[ Seeing ] [ Hearing ] [ Engaging ] [ Processing ] [ Responding ] [ Choosing ]
GENDER DIFFERENCES IN HOW BOYS
AND GIRLS "ENGAGE" THE WORLD
Gender Differences in How Boys
and Girls “Engage” the World
differences are based upon groups and averages. They are not meant to define an
individual. Educators should use gender differences in the same way that they
use information regarding multiple intelligences, learning styles, prior
experiences, human development, etc. Information allows a teacher to better
understand and interpret her or his students.
I do not
conduct research myself. I read texts, reviews, and articles about gender,
gender differences, boys, girls, and education and try to make it accessible to
educators and meaningful within classroom instruction. As such, I have grouped
recent research into six broad differences: Seeing, Hearing, Engaging,
Processing, Responding, and Choosing.
some important points that must be made before moving forward.
differences are not absolute. All boys are not one way and all girls are
not one way.
information should inform educators and they try to better educate students
in coed and single-gender classrooms. Gender is an important within
single-gender classes and coed classes (and with your own children and
girls can be successful with the same activities, learning the same skills,
and understanding the same content. The process of learning may be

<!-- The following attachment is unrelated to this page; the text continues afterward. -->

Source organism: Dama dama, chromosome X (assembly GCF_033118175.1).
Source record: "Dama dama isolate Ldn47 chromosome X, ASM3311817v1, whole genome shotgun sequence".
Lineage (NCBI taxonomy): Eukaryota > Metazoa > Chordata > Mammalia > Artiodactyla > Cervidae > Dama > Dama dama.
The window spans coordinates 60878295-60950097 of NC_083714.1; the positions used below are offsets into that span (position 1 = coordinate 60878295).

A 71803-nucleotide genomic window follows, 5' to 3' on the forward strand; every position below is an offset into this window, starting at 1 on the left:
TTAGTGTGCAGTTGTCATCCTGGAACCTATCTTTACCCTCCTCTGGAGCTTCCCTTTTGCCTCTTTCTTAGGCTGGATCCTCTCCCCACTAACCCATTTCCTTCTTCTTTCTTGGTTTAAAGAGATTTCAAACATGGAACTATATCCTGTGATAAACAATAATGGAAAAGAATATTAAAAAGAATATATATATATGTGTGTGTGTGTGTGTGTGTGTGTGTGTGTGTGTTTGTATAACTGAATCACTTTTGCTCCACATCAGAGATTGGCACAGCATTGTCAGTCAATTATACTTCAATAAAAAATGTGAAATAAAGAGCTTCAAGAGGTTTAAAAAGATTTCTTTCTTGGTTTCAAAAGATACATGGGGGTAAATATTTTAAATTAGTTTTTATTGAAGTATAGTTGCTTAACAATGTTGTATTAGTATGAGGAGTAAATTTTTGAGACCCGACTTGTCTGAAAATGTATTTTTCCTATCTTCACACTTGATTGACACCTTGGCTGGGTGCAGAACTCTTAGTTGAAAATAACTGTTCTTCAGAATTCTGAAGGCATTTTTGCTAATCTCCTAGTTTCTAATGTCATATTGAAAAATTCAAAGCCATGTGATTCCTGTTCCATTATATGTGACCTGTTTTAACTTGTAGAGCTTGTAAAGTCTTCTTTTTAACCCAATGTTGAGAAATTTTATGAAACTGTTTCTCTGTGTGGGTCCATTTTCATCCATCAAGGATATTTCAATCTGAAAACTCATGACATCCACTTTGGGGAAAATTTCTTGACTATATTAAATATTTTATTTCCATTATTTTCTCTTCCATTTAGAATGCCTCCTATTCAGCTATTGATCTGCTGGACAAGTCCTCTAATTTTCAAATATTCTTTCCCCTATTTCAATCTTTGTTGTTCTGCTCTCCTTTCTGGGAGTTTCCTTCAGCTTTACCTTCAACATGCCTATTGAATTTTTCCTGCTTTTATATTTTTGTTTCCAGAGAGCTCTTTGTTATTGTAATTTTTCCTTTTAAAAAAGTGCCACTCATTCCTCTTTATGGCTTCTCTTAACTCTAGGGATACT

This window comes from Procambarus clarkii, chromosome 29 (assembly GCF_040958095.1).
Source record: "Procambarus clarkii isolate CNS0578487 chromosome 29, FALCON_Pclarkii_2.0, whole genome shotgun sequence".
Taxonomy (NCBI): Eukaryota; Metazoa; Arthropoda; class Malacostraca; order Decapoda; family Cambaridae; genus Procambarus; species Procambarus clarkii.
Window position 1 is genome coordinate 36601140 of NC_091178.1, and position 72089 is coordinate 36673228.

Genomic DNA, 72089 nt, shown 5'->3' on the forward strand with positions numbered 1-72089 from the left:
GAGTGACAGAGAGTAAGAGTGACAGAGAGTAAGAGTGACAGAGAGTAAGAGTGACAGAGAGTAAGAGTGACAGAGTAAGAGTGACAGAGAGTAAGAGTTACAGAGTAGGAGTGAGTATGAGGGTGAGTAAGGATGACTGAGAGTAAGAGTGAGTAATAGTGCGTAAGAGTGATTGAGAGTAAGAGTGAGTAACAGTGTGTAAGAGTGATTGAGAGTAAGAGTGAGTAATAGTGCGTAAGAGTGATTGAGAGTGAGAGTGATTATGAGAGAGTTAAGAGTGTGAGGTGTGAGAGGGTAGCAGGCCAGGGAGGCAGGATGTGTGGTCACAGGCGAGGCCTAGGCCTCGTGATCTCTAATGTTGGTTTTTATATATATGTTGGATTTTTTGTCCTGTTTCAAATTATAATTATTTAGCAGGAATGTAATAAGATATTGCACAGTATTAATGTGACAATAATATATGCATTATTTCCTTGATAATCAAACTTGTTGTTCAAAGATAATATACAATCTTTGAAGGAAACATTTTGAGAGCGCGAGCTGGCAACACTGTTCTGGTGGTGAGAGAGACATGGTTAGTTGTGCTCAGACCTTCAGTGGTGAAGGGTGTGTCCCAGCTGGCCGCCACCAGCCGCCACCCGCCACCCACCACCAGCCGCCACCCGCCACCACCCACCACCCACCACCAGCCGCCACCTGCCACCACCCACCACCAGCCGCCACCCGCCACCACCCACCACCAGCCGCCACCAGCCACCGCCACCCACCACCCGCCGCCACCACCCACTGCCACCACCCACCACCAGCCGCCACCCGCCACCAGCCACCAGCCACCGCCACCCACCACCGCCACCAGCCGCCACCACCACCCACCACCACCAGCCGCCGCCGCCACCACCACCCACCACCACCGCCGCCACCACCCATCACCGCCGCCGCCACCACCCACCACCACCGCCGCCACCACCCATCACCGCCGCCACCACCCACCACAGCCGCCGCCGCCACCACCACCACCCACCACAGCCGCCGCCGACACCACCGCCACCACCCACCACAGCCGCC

different, but not necessarily.
Differences are not deficits.
differences are not set in immutable or unchangeable in individuals.
Experience changes the way our brain is “wired”.
listed below were selected because they all relate to the issue of nervous
or movement. Educators need not agree with all of these passages, but they should
be aware of recent information on how “engaging” affects the learning of students.
- Amazingly, the part of the brain that processes movement is the same part of the brain that processes learning. Brain-Based Learning, page 163
- Boys are unquestionably more active than girls after birth, a difference that grows during early childhood. Pink Brain, Blue Brain, page 45.
- In recognition member test 3 weeks after scanning, highly emotional pictures were remembered best, and remembered better by women than men. Men and women activated different neural circuits to encode stimuli effectively into memory even when the analysis was restricted to pictures rated equally arousing by both groups. Sex differences in the neural basis of emotional memories. Canli, Turhan et. Al. PNAS August 6, 2002. Vol 99, No 16. 10789-10794. www.pnas.org/cgi/doi/10.1073/pnas.162356599
- Literacy, boys learn, is not a form of activity, but a pallid substitute for activity; it is not engagement with the world, but a retreat from it. Misreading Masculinity Page 42
- More than half of the boys in the study talked about the importance of physical activity, the drive to be doing something at all times. Reading Don’t Fix No Chevys, page 46.